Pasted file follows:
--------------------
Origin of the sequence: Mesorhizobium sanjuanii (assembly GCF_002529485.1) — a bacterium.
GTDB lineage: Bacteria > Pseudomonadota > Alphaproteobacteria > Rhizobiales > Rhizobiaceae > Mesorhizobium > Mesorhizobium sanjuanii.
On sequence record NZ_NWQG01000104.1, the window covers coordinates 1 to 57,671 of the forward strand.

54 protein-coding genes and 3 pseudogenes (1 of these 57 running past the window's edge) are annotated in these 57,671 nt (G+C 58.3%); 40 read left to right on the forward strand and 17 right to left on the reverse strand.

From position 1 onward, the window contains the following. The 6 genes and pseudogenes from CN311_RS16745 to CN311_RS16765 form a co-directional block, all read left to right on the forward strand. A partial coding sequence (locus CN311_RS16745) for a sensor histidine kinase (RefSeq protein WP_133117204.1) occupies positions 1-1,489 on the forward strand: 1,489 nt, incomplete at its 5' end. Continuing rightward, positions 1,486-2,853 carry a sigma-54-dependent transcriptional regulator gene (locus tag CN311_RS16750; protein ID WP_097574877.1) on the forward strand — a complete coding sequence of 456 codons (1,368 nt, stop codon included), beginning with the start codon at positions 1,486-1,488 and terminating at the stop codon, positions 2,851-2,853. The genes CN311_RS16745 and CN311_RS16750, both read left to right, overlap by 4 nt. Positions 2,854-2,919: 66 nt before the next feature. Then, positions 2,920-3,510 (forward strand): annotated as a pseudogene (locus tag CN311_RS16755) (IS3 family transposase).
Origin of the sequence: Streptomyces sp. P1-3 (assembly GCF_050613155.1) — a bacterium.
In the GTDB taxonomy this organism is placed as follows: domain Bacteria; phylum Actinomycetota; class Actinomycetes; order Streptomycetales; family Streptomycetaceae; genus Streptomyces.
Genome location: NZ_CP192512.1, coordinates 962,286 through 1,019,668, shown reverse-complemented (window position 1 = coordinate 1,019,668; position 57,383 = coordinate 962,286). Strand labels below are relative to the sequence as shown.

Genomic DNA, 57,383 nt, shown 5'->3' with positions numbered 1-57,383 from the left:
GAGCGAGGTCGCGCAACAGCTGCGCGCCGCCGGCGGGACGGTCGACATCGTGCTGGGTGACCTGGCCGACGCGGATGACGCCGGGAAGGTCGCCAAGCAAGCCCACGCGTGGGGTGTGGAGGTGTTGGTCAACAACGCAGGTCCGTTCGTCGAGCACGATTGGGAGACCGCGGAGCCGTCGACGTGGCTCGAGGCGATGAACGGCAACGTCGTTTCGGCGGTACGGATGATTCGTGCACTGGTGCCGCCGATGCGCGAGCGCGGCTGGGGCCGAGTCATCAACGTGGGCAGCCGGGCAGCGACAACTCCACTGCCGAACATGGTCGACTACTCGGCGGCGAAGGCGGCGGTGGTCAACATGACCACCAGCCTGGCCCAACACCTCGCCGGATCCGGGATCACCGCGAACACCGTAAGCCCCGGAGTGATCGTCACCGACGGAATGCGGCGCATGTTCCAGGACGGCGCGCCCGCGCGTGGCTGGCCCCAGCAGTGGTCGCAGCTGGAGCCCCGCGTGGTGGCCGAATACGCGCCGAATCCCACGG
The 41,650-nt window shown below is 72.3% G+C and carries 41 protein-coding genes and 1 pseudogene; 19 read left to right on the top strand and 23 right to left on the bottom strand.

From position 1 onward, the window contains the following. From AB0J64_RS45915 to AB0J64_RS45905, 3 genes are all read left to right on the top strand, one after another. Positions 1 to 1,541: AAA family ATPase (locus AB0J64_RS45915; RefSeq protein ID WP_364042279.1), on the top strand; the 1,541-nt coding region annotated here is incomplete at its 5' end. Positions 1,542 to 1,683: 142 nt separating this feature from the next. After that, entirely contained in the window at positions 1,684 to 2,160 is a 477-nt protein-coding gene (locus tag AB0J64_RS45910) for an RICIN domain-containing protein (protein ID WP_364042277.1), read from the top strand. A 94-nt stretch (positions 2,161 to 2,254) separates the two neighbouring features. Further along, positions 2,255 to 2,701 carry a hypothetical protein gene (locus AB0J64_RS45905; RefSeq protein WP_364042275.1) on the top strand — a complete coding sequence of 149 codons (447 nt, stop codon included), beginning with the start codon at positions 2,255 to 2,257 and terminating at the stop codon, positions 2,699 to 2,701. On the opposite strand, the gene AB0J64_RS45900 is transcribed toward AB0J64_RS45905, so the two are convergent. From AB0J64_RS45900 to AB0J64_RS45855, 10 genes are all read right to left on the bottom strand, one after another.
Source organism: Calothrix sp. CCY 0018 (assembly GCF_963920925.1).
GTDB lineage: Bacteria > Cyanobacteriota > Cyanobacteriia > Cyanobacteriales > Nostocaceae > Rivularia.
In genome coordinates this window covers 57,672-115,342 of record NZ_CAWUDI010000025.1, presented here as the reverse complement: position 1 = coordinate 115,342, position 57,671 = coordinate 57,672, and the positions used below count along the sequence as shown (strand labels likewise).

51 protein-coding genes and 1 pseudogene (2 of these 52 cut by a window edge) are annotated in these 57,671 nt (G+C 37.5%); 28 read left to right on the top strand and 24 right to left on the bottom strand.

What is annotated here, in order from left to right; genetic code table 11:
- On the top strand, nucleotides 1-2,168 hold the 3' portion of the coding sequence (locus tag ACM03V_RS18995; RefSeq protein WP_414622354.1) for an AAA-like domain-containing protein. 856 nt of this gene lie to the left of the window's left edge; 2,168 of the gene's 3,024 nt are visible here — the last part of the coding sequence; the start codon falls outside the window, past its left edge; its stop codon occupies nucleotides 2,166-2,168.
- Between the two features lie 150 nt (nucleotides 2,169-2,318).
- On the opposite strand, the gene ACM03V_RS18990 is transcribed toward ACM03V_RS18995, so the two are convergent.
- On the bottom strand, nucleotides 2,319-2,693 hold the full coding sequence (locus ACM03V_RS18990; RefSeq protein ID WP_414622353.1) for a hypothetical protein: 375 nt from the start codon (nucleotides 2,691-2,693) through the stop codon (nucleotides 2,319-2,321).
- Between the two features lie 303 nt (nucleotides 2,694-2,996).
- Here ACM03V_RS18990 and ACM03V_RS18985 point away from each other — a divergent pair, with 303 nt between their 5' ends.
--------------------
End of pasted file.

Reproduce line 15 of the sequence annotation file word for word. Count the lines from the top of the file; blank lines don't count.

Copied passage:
In genome coordinates this window covers 57,672-115,342 of record NZ_CAWUDI010000025.1, presented here as the reverse complement: position 1 = coordinate 115,342, position 57,671 = coordinate 57,672, and the positions used below count along the sequence as shown (strand labels likewise).